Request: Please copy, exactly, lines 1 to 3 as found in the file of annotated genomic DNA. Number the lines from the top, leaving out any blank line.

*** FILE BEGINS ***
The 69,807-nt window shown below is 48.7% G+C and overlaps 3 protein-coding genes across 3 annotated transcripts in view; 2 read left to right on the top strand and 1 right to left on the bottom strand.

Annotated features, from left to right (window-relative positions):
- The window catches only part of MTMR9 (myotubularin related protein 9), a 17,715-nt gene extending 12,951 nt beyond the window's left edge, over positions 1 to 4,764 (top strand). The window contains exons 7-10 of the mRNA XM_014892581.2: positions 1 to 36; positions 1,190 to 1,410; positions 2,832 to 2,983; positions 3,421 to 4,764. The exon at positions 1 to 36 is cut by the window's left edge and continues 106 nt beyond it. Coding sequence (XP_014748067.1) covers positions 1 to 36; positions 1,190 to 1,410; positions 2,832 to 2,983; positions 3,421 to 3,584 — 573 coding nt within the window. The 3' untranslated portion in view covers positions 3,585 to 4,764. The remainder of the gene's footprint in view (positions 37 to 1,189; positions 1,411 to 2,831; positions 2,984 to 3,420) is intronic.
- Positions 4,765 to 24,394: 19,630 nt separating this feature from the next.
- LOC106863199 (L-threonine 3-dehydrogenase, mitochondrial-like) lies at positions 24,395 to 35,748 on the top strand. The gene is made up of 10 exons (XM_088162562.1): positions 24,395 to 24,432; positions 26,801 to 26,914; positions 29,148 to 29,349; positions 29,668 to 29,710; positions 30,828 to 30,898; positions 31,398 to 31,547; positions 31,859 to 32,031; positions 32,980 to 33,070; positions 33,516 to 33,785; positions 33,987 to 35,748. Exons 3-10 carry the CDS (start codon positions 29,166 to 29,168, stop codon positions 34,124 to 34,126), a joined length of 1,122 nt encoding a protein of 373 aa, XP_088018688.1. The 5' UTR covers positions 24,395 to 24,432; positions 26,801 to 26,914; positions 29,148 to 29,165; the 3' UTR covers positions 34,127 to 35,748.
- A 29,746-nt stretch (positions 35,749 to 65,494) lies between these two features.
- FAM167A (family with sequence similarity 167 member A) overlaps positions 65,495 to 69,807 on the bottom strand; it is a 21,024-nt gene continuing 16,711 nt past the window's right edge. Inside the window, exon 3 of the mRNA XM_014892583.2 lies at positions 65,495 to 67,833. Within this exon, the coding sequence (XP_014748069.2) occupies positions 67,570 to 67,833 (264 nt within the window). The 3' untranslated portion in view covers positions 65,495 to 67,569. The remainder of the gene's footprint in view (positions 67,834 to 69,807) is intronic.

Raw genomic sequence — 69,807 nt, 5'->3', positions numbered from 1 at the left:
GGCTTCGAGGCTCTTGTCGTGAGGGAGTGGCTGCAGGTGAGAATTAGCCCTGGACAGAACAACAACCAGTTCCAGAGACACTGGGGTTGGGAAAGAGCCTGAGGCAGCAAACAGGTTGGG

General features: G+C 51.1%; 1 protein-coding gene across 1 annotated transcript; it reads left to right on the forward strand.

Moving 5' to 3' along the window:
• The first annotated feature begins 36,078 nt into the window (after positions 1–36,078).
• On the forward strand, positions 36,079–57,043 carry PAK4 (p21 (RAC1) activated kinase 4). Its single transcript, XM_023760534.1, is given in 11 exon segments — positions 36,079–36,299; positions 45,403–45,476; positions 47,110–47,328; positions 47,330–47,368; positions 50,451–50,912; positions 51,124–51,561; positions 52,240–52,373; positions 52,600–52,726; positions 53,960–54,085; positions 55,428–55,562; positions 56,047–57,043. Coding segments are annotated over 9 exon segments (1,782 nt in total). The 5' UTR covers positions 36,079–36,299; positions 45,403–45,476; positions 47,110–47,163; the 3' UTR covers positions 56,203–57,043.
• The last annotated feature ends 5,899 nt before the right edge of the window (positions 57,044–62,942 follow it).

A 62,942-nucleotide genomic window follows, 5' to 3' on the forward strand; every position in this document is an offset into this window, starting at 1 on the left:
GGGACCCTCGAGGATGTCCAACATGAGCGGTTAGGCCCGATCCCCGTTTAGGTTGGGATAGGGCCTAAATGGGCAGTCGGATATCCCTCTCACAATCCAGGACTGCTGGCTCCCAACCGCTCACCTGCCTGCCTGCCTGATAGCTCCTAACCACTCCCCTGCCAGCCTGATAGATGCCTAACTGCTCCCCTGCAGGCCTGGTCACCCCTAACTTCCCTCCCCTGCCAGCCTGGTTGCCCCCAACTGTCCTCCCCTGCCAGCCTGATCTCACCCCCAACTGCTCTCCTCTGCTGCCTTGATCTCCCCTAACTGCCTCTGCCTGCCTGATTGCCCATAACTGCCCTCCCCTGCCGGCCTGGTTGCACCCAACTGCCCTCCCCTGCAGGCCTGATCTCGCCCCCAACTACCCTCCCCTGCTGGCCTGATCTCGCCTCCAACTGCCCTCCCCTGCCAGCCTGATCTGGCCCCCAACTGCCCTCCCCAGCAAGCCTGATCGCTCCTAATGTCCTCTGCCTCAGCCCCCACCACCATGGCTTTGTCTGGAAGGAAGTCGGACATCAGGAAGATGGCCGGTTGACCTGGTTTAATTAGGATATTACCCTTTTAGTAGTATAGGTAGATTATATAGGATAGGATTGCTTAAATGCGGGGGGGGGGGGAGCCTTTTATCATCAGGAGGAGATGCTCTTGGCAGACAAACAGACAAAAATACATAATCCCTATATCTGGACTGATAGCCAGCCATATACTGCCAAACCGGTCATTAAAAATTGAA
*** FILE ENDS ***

The 69,807-nt window shown below is 48.7% G+C and overlaps 3 protein-coding genes across 3 annotated transcripts in view; 2 read left to right on the top strand and 1 right to left on the bottom strand.

Annotated features, from left to right (window-relative positions):
- The window catches only part of MTMR9 (myotubularin related protein 9), a 17,715-nt gene extending 12,951 nt beyond the window's left edge, over positions 1 to 4,764 (top strand). The window contains exons 7-10 of the mRNA XM_014892581.2: positions 1 to 36; positions 1,190 to 1,410; positions 2,832 to 2,983; positions 3,421 to 4,764. The exon at positions 1 to 36 is cut by the window's left edge and continues 106 nt beyond it. Coding sequence (XP_014748067.1) covers positions 1 to 36; positions 1,190 to 1,410; positions 2,832 to 2,983; positions 3,421 to 3,584 — 573 coding nt within the window. The 3' untranslated portion in view covers positions 3,585 to 4,764. The remainder of the gene's footprint in view (positions 37 to 1,189; positions 1,411 to 2,831; positions 2,984 to 3,420) is intronic.